The lesson could begin with the cover teacher discussing experiences of writing and receiving personal letters. Specific instructions could include: letters must be planned; pupils need to work out what to have in each paragraph, and the first and last paragraphs should be about their teachers otherwise the pupils could come across as being self-centred.
Most personal letters are six or seven paragraphs long and are chatty in tone.
Letters may include puzzles such as crosswords, word searches or anagrams; gossip; jokes; poems; comic strips; reviews of recent films, books, DVDs or TV programmes; lyrics; an account of the pupil's day so far, or illustrations.
Pupils need to write a rough version before making changes. They should be reminded that the sender's voice should be heard in a personal letter and how such a letter should be set out, and that it needs to be written on plain paper (the cover teacher will need paper clips and bold-lined paper to put under the plain paper as a guide).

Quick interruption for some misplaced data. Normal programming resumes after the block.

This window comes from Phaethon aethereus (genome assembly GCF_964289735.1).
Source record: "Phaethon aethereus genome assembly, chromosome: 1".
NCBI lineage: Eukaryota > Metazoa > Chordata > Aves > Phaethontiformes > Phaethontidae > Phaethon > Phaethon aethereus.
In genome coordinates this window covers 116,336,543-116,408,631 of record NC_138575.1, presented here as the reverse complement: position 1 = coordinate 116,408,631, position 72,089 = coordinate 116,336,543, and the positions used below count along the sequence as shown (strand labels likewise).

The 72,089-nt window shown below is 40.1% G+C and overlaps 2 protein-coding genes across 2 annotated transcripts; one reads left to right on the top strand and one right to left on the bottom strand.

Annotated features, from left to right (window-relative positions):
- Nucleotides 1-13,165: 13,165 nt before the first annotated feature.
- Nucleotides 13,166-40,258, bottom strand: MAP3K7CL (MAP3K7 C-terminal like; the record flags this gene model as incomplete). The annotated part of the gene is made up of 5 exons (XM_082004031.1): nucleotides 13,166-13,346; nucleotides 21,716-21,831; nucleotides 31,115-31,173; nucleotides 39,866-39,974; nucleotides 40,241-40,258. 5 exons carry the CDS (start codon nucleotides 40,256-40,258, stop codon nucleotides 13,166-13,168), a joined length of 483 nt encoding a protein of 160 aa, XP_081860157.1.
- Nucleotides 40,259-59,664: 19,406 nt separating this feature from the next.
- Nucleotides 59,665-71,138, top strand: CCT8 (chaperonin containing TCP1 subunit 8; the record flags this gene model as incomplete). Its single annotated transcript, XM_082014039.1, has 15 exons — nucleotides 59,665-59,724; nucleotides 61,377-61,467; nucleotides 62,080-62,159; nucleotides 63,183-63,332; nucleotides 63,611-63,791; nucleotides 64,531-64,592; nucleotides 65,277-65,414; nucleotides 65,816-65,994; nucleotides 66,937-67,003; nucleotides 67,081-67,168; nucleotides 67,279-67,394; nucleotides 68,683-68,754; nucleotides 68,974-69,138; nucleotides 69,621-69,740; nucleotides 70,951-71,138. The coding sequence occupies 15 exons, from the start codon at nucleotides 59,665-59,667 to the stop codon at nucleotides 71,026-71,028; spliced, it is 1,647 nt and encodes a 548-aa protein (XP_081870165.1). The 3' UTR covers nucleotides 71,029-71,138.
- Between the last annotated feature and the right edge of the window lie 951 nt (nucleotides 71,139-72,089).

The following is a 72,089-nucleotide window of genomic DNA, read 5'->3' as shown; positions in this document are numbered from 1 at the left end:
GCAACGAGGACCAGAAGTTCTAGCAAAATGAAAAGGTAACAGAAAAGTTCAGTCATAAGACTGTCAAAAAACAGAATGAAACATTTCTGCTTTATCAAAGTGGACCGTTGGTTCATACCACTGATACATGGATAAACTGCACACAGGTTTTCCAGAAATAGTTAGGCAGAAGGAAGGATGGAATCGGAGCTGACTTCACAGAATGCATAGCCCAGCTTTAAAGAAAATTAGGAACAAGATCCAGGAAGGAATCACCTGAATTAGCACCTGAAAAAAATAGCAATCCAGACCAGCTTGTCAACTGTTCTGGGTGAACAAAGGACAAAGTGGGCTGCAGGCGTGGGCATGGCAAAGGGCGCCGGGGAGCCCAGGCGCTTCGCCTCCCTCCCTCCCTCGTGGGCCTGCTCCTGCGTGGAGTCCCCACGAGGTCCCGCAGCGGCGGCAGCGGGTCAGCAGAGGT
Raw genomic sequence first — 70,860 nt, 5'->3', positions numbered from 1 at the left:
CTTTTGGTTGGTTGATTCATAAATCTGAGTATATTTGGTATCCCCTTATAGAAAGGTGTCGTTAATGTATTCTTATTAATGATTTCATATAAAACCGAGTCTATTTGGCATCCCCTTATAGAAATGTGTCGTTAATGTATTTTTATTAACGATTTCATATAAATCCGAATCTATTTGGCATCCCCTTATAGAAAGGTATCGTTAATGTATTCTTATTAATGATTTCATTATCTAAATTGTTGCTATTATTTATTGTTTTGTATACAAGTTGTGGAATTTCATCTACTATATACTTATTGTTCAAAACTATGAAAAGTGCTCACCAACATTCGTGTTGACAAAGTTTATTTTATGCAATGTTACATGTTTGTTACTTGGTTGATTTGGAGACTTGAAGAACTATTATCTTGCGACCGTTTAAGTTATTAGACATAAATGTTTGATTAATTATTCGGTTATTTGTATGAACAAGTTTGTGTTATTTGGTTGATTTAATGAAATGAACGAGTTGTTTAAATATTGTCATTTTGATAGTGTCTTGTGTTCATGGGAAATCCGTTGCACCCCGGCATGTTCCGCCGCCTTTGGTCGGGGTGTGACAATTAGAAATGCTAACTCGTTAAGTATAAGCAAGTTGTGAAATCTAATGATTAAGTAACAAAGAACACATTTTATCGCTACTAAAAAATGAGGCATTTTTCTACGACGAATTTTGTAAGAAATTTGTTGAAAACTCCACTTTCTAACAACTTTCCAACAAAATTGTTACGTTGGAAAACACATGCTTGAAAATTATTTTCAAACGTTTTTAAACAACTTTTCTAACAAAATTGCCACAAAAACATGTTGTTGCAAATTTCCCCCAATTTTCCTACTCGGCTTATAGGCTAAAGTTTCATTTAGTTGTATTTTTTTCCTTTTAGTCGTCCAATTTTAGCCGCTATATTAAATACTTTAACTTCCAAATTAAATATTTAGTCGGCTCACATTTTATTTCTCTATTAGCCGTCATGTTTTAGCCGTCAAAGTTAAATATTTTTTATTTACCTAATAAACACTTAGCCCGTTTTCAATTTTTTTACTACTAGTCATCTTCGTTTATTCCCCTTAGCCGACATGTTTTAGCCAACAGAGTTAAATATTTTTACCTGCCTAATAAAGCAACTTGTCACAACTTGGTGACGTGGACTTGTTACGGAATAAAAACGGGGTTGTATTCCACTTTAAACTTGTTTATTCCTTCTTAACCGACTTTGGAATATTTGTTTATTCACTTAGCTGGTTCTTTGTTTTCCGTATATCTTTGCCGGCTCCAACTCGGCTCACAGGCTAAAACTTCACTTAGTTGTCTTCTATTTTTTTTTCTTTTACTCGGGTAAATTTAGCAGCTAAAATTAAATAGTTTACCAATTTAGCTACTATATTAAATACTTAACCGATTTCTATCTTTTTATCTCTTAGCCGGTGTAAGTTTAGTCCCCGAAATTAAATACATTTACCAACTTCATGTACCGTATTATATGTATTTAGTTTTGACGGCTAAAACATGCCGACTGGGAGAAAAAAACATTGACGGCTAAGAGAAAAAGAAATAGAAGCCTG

Letters should be put in an envelope and sent to the teacher who, hopefully, will be able to comment on them in person during the next lesson or, if they are still unwell, write a letter to the class.
Teacher of English, Trinity Catholic School, Leamington Spa, Warwickshire